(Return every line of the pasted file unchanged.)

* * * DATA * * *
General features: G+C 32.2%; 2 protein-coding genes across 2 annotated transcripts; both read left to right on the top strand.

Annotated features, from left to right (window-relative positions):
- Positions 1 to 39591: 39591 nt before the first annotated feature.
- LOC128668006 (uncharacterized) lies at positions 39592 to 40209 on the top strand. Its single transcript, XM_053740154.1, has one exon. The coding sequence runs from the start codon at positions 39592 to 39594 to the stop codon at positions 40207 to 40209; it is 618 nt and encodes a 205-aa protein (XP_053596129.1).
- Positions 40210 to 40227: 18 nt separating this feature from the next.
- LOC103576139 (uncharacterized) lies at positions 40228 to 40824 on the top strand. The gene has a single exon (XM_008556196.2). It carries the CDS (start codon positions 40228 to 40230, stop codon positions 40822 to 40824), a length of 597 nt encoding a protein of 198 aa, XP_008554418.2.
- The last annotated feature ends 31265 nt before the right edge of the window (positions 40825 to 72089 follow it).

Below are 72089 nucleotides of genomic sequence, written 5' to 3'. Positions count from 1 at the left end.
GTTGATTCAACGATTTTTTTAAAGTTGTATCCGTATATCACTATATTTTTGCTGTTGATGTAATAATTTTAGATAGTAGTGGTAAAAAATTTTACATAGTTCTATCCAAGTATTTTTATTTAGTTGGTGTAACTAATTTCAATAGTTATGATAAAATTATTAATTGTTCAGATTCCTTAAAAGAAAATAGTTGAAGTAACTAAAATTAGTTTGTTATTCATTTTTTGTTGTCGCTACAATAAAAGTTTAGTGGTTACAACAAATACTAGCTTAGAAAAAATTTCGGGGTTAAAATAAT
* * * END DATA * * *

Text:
General features: G+C 32.2%; 2 protein-coding genes across 2 annotated transcripts; both read left to right on the top strand.

Annotated features, from left to right (window-relative positions):
- Positions 1 to 39591: 39591 nt before the first annotated feature.
- LOC128668006 (uncharacterized) lies at positions 39592 to 40209 on the top strand. Its single transcript, XM_053740154.1, has one exon. The coding sequence runs from the start codon at positions 39592 to 39594 to the stop codon at positions 40207 to 40209; it is 618 nt and encodes a 205-aa protein (XP_053596129.1).
- Positions 40210 to 40227: 18 nt separating this feature from the next.
- LOC103576139 (uncharacterized) lies at positions 40228 to 40824 on the top strand. The gene has a single exon (XM_008556196.2). It carries the CDS (start codon positions 40228 to 40230, stop codon positions 40822 to 40824), a length of 597 nt encoding a protein of 198 aa, XP_008554418.2.
- The last annotated feature ends 31265 nt before the right edge of the window (positions 40825 to 72089 follow it).

Below are 72089 nucleotides of genomic sequence, written 5' to 3'. Positions count from 1 at the left end.
GTTGATTCAACGATTTTTTTAAAGTTGTATCCGTATATCACTATATTTTTGCTGTTGATGTAATAATTTTAGATAGTAGTGGTAAAAAATTTTACATAGTTCTATCCAAGTATTTTTATTTAGTTGGTGTAACTAATTTCAATAGTTATGATAAAATTATTAATTGTTCAGATTCCTTAAAAGAAAATAGTTGAAGTAACTAAAATTAGTTTGTTATTCATTTTTTGTTGTCGCTACAATAAAAGTTTAGTGGTTACAACAAATACTAGCTTAGAAAAAATTTCGGGGTTAAAATAAT